Company Burger. The best burger I know of. Probably the most damaging to my health as well. Good thing I only eat vegetables at every other meal…

February 2013 002

This is Carlos, a great guy and glass artist that I work for in New Orleans. It’s New Years Eve and he’s holding a plate of raisins that were intentionally engulfed by flame after being bathed in a carefully simmered brandy sauce. After being ignited, the lights were turned off and kids were invited to pluck the fiery raisins from the pan and pop them into their mouths. It sounds crazier than it really is, and it’s more fun than it sounds.February 2013 065

Here’s Laurel, who creates amazing architectural glass installations with her husband Joe. Both of them are incredibly nice and a blast to hang out with. This photo was taken on the night of the Muses parade, which rolls right past their beautiful studio.

Final note: I’ve woven myself into a series of three pieces that have consumed more of my time and energy than I’ve ever spent on a set of ‘small’ scale sculptures (they’re around 5′ tall). They’re works that I’ve dreamed of making for over five years. Stay tuned for the photos in the next few weeks. Each piece takes about month and dozens of steps to complete.


Back Online

The piece in the center is a strip of granite sandwiched by kiln cast glass, mounted on a petrified wood base.

The piece in the center is a strip of granite sandwiched by kiln cast glass, mounted on a petrified wood base. On the right hand side you can see a bluish bar of glass that will be used in the next piece in the series.

After several months of rebooting my website I’m finally back online. A big thanks to Max Gaudin, for his invaluable help with getting the site back up. Over the past two months I’ve also managed to make some large-scale kiln-cast and cold-worked sculptures of glass, granite, and petrified wood. The next piece will have topographical maps embedded in the glass. Stay tuned for professional images and more detail shots.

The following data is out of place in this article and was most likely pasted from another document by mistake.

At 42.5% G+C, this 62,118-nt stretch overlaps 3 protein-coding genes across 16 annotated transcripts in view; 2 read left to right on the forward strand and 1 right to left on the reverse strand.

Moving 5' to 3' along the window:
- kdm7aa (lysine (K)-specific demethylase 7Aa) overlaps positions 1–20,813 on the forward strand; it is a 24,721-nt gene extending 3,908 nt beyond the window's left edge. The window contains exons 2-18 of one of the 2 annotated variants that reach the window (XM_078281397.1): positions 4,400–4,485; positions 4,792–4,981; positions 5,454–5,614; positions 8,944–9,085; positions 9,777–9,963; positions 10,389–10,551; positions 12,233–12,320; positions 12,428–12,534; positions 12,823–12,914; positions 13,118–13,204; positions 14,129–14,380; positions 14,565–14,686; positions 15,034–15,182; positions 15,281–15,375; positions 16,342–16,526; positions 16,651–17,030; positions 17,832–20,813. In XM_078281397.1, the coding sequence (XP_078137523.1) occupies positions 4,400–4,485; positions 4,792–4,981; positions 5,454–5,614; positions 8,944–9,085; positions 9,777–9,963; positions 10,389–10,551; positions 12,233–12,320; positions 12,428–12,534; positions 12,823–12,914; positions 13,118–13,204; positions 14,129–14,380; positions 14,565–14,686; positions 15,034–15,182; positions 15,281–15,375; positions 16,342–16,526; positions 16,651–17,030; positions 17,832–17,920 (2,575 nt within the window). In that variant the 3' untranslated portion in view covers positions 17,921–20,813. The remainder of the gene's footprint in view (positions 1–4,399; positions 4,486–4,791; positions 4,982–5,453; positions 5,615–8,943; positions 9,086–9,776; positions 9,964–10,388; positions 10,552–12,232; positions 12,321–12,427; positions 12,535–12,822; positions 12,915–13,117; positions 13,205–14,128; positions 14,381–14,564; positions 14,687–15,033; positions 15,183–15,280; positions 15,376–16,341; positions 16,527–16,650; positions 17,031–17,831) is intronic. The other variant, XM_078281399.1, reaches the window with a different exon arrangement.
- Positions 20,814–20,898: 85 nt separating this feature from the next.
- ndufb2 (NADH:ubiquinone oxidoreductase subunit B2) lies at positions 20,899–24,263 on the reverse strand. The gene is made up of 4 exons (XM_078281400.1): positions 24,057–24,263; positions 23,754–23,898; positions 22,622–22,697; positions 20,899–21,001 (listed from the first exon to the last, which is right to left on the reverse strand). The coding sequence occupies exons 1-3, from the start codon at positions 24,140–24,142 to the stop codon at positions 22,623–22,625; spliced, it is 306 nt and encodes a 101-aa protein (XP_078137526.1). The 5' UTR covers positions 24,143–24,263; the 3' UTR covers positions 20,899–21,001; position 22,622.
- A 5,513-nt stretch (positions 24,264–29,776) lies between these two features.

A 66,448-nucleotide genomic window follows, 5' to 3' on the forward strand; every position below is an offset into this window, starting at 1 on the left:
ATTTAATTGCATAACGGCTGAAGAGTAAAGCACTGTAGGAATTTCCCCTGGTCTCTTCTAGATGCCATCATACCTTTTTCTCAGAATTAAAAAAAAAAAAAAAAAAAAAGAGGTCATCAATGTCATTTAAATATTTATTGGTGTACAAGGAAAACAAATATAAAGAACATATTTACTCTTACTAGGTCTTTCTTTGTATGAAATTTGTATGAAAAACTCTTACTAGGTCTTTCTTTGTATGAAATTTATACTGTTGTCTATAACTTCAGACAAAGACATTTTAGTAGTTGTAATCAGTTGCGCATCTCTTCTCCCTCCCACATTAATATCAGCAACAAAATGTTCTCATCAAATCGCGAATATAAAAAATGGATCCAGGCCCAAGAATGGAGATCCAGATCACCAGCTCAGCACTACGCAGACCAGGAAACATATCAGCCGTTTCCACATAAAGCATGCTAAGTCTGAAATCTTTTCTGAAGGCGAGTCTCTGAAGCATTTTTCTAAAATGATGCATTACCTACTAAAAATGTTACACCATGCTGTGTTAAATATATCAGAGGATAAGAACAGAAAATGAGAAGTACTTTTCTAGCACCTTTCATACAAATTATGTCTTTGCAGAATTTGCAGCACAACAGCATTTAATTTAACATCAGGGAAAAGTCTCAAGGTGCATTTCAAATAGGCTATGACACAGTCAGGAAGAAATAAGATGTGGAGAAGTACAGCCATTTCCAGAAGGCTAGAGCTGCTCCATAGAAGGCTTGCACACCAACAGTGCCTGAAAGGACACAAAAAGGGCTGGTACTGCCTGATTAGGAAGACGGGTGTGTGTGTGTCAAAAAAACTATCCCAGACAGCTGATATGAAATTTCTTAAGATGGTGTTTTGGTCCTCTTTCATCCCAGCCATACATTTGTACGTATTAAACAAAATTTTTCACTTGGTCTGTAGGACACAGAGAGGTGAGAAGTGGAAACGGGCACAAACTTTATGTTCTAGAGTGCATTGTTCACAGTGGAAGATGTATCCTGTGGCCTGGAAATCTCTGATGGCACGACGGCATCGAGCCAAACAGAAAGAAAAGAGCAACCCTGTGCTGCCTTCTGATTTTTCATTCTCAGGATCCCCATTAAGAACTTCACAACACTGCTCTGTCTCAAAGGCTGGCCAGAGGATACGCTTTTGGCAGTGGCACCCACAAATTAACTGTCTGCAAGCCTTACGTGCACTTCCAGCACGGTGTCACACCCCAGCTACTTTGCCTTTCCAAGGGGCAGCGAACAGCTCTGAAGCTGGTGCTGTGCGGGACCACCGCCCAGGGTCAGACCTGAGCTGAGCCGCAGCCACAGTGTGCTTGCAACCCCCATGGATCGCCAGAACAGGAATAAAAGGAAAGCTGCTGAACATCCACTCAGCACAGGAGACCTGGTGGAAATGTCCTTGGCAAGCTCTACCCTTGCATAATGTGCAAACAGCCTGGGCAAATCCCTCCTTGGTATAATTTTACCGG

New coldwork 041

Freshest of the fresh…


This piece without the 1″ steel base weighs 33 lbs!

The process of naming work for me is usually the most difficult part of creating. There are no set rules or guidelines, but I always have a nagging sense of responsibility to get it right the first time. I don’t have kids, so this is as close as I get to creation—what if I foolishly named my creation the equivalent of Mildred or Bertha (I’m sure there are lots of wonderful Mildred’s and Bertha’s out there)? Fortunately though, I’ll have quite a few chances to get it right in my lifetime.

So here’s what I do: I start by bundling up all of the thoughts and feelings I had before, during, and after I made the piece (usually consisting of varying measures of calm acquiescence, research and experience– peppered with some unjustifiable, yet heartily entrenched rage). I roll that gummy amalgam down a steep hill and a few words are still stuck together by the time they reach the bottom of the hill or whiskey tumbler. I hammer, glue, cleave, and reconfigure those words until I’ve arrived at a name (usually binomial) that encompasses the most concise essence of the piece. Incidentally, this is similar to how I make the work.

I imagine that someday there will be no labels or artist statements, just something buried and retrieved–and I have to hope that the person who picks up my work will feel how much of myself I put into this work. That’s a fairly uncomplicated fantasy, but it persists for me, sophisticated or not. They may not have any idea what I was thinking, and it may not matter by then anyhow. I’ve considered preempting the process by burying some of these pieces out in a desert plateau or in the damp, moss-laden soil of a crisp Northwest forest as some communique with another time. I’m not quite there yet–a little too soon to go from ‘bear’ to ‘bury’.

…also, I’m still working on the title for the piece shown above…

post post script: leave a comment if you get the urge, I love hearing you’re thoughts and tangents!